What do Toni Morrison and a baby penguin named Tango have in common? Both ended up on the American Library Association's list of frequently challenged books yet again.
The ALA released its annual list last week, and it's not the first time many of the top titles have been in the crosshairs. Sherman Alexie's "The Absolutely True Diary of a Part-Time Indian" took the No. 1 spot this year, but the young adult novel has been in the top five every year since 2010. "And Tango Makes Three," the true story of a baby penguin raised by two male penguins, made its seventh straight appearance on the list.
To compile the list, the ALA counts the number of challenges filed against each title. A challenge is defined as "a formal, written complaint filed with a library or school requesting that a book or other material be restricted or removed because of its content or appropriateness." Most of the complaints cite offensive language, sexually explicit content, drug and alcohol use or references to homosexuality.
The 2014 Top 10 List of Frequently Challenged Books
1) "The Absolutely True Diary of a Part-Time Indian," by Sherman Alexie Reasons: Anti-family, cultural insensitivity, drugs/alcohol/smoking, gambling, offensive language, sex education, sexually explicit, unsuited for age group, violence. Additional reasons: "depictions of bullying."
2) "Persepolis," by Marjane Satrapi Reasons: gambling, offensive language, political viewpoint. Additional reasons: "politically, racially, and socially offensive," "graphic depictions."
3) "And Tango Makes Three," Justin Richardson and Peter Parnell Reasons: Anti-family, homosexuality, political viewpoint, religious viewpoint, unsuited for age group. Additional reasons: "promotes the homosexual agenda."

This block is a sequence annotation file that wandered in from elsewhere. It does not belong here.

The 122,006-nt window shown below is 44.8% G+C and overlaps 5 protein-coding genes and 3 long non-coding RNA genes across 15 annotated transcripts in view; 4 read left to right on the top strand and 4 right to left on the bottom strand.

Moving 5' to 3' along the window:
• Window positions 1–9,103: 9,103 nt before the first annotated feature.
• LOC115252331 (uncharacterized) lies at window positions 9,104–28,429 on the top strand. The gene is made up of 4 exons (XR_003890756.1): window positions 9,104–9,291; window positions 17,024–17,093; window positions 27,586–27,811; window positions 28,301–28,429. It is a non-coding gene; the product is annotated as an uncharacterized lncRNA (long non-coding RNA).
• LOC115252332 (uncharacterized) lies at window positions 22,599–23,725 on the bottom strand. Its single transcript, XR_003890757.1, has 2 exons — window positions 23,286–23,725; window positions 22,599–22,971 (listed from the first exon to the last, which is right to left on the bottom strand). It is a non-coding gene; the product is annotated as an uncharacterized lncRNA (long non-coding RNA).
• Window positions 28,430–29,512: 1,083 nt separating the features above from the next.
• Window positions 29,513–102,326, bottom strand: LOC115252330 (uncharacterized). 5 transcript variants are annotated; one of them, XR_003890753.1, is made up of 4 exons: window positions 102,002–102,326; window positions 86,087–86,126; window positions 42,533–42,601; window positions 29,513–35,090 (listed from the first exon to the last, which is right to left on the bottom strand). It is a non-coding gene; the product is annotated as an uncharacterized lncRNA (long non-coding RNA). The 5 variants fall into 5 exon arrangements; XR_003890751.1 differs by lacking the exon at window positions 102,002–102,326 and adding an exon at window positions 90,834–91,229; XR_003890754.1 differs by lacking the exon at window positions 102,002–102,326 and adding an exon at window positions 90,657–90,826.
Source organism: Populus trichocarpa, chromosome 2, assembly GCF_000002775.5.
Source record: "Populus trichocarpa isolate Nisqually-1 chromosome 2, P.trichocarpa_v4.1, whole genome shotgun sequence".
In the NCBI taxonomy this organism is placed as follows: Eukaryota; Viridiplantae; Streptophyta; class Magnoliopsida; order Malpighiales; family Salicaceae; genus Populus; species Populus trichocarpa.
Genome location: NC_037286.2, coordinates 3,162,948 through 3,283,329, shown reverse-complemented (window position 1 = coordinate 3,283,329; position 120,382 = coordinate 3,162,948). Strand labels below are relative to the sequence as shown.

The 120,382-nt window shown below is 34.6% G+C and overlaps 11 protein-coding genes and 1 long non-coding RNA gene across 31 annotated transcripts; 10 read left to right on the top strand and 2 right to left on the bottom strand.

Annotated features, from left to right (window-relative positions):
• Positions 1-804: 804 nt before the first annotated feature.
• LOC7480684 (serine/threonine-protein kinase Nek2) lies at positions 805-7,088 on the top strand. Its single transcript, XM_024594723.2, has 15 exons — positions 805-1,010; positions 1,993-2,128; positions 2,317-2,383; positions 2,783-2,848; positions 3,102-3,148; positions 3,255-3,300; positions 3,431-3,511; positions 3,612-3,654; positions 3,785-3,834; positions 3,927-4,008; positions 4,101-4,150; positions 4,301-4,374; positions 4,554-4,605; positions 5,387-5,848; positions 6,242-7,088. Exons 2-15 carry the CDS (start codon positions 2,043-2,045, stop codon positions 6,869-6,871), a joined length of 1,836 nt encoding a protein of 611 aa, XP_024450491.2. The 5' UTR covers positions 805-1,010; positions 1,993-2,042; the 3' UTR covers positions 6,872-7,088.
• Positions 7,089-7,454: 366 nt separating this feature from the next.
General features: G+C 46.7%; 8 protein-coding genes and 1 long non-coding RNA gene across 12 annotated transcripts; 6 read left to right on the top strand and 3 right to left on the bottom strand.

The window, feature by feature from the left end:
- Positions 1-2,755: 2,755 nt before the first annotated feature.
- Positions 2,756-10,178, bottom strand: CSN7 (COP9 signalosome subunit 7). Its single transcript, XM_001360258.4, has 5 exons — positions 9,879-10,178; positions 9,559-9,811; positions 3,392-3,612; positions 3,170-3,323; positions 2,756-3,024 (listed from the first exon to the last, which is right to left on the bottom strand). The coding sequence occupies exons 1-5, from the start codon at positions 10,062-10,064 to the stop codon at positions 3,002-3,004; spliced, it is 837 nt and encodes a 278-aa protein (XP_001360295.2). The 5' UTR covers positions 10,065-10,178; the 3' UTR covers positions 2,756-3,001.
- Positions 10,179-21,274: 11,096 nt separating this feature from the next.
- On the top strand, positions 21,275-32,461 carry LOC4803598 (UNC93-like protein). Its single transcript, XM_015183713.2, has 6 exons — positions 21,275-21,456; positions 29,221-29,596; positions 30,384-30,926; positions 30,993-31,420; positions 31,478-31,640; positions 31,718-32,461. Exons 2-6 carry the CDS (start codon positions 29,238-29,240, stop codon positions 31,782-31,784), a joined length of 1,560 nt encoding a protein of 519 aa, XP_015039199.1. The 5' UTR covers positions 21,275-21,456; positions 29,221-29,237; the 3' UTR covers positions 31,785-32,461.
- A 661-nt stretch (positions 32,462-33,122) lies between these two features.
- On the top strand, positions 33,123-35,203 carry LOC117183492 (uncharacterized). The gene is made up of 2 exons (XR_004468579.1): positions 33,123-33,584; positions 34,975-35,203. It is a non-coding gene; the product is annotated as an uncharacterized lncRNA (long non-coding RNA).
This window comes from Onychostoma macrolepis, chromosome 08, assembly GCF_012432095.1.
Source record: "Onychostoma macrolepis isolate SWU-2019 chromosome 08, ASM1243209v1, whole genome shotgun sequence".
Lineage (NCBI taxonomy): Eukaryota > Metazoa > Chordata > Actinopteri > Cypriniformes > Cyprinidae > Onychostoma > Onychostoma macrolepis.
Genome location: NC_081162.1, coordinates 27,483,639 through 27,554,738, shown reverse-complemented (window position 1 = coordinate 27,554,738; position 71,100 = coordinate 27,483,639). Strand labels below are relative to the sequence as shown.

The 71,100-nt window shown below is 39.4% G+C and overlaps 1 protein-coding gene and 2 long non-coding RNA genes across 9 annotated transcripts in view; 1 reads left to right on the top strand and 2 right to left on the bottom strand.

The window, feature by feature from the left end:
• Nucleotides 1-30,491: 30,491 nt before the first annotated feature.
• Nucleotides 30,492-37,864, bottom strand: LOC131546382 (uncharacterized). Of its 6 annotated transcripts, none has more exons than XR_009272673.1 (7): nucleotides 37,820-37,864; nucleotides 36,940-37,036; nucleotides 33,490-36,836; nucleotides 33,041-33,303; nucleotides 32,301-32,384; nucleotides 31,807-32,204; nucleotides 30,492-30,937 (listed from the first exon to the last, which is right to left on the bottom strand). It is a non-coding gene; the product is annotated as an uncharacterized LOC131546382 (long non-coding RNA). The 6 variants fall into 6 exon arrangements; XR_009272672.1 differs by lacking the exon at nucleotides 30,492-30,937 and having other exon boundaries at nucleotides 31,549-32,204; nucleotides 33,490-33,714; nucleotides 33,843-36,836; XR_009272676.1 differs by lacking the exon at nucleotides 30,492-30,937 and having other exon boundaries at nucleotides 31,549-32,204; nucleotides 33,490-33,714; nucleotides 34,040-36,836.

4) "The Bluest Eye," by Toni Morrison Reasons: Sexually explicit, unsuited for age group. Additional reasons: "contains controversial issues."
5) "It's Perfectly Normal," by Robie Harris Reasons: Nudity, sex education, sexually explicit, unsuited to age group. Additional reasons: "alleges it child pornography."
6) "Saga," by Brian Vaughan and Fiona Staples Reasons: Anti-Family, nudity, offensive language, sexually explicit, and unsuited for age group.
7) "The Kite Runner," by Khaled Hosseini Reasons: Offensive language, unsuited to age group, violence
8) "The Perks of Being a Wallflower," by Stephen Chbosky Reasons: Drugs/alcohol/smoking, homosexuality, offensive language, sexually explicit, unsuited for age group. Additional reasons: "date rape and masturbation."
9) "A Stolen Life," Jaycee Dugard Reasons: drugs/alcohol/smoking, offensive language, sexually explicit, and unsuited for age group.
10) "Drama," by Raina Telgemeier Reasons: Sexually explicit.
There's another trend at work here, however, which the ALA called out directly. Its analysis of recent book challenges shows that "books by authors of color and books with themes about issues concerning communities of color are disproportionately challenged and banned."
A 2014 analysis by Diversity in YA echoed this: Minority authors appear on the challenged booklist at disproportionately high rates.
Diversity in YA also found that not only are diverse authors challenged more frequently, but any books that even address diversity, regardless of the authors' identities, are challenged. They found that of the 100 most frequently challenged books from 2000 to 2009, more than half "addressed issues about race, sexuality and/or disability; or were about non-white, LGBTQ and/or disabled characters."
"If you look at the list, you'll see that a lot of the books are of alternate identities: minorities, disabilities, sexualities. It's anybody outside the mainstream," Alexie told KUOW. Alexie's frequently challenged book centers on a young boy who transfers from his school on the Spokane Indian Reservation to an all-white school.
For his part, Alexie has a sense of humor about the dubious honor of being the most-challenged author: He reminisced about the year his book was passed on the list by Dav Pilkey's "Captain Underpants" series. "They're afraid of underpants," Alexie said, referring to those who have filed complaints.
Alexie also thinks the Internet makes banning book a futile exercise. Children have access to more information, with less supervision, than ever.
"If your kid has an iPhone or an Android, and you're trying to ban books," Alexie said, "You're completing missing the target."
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